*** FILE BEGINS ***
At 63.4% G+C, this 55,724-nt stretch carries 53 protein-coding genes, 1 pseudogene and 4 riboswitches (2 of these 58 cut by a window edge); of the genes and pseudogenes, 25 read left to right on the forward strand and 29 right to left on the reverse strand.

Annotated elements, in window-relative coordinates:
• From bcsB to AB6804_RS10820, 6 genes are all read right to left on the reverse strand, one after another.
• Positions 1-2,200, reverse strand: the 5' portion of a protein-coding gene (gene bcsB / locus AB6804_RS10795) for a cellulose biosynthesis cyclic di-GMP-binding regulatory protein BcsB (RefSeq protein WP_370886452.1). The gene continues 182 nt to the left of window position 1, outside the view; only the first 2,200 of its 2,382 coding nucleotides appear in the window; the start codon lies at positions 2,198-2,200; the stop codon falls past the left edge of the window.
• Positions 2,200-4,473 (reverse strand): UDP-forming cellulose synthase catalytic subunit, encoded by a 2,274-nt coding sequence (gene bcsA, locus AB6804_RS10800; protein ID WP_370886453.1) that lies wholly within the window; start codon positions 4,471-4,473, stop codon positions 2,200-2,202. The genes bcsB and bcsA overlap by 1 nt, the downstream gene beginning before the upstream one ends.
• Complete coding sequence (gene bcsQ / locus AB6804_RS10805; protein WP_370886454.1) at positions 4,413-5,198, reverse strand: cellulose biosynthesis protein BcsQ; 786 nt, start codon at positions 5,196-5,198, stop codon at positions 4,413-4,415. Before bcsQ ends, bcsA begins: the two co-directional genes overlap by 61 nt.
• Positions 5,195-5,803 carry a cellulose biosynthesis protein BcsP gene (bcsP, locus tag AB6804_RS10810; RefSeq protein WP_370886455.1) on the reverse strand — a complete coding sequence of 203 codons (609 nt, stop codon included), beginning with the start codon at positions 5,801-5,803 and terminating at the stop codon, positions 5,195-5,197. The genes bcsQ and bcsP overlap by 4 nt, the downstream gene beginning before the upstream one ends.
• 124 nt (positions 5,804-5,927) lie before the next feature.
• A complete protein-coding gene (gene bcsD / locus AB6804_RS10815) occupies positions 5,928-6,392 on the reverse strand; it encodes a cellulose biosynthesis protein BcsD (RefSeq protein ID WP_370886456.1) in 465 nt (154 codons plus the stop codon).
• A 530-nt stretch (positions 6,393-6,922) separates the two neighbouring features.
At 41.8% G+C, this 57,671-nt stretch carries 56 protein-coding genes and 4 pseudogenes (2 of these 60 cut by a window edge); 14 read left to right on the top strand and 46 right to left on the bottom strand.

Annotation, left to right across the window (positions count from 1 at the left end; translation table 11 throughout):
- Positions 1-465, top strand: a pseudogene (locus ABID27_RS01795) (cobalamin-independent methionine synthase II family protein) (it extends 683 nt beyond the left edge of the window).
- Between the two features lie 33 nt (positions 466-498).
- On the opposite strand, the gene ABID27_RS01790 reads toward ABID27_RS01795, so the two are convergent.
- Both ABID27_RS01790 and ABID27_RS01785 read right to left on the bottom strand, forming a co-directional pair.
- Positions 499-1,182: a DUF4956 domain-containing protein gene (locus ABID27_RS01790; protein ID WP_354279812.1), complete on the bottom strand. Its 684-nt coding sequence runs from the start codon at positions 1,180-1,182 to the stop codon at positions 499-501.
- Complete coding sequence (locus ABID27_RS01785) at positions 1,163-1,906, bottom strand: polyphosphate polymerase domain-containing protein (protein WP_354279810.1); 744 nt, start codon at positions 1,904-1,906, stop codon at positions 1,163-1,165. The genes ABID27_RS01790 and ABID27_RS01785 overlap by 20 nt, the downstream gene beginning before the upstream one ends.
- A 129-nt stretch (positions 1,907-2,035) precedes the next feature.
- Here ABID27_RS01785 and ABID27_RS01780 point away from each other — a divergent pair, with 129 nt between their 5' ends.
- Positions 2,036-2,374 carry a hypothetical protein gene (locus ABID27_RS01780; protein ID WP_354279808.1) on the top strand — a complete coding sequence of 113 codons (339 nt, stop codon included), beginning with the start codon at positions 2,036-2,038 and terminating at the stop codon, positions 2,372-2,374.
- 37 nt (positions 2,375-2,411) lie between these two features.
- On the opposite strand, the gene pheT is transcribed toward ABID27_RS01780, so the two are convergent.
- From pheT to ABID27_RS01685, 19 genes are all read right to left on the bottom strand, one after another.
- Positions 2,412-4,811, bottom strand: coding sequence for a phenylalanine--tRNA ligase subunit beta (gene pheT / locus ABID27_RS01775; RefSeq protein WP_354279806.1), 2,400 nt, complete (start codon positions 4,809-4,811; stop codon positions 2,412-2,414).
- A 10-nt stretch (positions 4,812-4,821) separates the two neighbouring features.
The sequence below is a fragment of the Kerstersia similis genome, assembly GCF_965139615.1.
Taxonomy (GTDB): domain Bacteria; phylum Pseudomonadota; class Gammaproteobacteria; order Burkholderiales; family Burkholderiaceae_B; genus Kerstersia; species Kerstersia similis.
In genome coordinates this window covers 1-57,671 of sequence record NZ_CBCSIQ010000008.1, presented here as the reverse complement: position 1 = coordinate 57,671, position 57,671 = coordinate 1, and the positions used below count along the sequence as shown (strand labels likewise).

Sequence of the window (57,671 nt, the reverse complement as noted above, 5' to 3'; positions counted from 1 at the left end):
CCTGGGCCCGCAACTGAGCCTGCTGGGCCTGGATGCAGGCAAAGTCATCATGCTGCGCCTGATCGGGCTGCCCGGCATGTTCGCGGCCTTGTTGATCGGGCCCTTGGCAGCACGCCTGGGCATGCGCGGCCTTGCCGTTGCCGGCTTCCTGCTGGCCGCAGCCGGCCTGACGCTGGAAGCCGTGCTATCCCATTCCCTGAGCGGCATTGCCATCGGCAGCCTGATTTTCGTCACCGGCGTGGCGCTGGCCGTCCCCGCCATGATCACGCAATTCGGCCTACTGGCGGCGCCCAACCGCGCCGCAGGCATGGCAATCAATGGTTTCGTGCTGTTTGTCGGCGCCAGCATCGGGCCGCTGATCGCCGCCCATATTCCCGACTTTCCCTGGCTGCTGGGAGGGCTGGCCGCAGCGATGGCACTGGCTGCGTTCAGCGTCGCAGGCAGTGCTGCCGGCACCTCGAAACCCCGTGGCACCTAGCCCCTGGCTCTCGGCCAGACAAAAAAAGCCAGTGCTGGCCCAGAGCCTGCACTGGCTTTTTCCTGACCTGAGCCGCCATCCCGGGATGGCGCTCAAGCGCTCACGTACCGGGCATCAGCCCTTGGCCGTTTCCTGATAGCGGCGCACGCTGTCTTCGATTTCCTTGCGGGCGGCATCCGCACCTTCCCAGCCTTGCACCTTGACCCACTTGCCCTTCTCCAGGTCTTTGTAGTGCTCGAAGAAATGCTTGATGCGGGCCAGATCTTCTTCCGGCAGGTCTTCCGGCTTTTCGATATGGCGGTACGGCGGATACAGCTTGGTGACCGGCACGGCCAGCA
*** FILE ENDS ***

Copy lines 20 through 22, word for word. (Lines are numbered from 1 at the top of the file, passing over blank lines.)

- Here ABID27_RS01785 and ABID27_RS01780 point away from each other — a divergent pair, with 129 nt between their 5' ends.
- Positions 2,036-2,374 carry a hypothetical protein gene (locus ABID27_RS01780; protein ID WP_354279808.1) on the top strand — a complete coding sequence of 113 codons (339 nt, stop codon included), beginning with the start codon at positions 2,036-2,038 and terminating at the stop codon, positions 2,372-2,374.
- 37 nt (positions 2,375-2,411) lie between these two features.